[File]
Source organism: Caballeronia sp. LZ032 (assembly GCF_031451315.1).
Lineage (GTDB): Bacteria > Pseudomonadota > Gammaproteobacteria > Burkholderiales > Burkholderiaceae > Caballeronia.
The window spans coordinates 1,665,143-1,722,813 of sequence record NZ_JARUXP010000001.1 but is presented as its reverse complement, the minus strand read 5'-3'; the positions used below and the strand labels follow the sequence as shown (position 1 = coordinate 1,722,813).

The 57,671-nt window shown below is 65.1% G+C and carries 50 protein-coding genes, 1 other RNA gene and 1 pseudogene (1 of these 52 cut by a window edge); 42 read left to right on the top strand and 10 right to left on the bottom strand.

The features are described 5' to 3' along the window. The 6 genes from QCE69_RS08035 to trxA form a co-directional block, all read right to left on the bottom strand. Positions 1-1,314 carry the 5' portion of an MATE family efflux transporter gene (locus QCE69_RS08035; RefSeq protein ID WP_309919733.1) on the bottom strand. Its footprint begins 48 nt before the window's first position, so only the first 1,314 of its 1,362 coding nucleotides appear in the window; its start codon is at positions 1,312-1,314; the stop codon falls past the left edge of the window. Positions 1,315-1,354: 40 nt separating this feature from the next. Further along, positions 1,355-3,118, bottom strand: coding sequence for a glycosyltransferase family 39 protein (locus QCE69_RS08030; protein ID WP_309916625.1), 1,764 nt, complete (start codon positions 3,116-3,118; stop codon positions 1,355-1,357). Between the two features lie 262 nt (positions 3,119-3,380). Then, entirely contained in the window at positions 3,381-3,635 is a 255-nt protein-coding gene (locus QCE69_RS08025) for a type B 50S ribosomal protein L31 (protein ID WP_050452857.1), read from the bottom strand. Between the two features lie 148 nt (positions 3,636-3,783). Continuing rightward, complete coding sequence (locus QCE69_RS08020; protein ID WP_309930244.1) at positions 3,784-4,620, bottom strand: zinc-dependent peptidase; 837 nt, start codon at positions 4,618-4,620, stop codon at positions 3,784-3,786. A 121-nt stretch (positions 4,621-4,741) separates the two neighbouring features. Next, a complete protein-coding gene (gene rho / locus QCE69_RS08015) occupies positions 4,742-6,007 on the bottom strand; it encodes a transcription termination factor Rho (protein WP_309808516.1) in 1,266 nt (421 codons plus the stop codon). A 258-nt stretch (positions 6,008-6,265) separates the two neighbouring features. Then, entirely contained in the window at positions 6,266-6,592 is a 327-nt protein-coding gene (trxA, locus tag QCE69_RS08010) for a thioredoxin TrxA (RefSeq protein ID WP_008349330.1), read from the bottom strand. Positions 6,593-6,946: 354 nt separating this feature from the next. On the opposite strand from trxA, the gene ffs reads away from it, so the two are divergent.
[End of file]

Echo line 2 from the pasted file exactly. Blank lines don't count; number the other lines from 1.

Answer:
Lineage (GTDB): Bacteria > Pseudomonadota > Gammaproteobacteria > Burkholderiales > Burkholderiaceae > Caballeronia.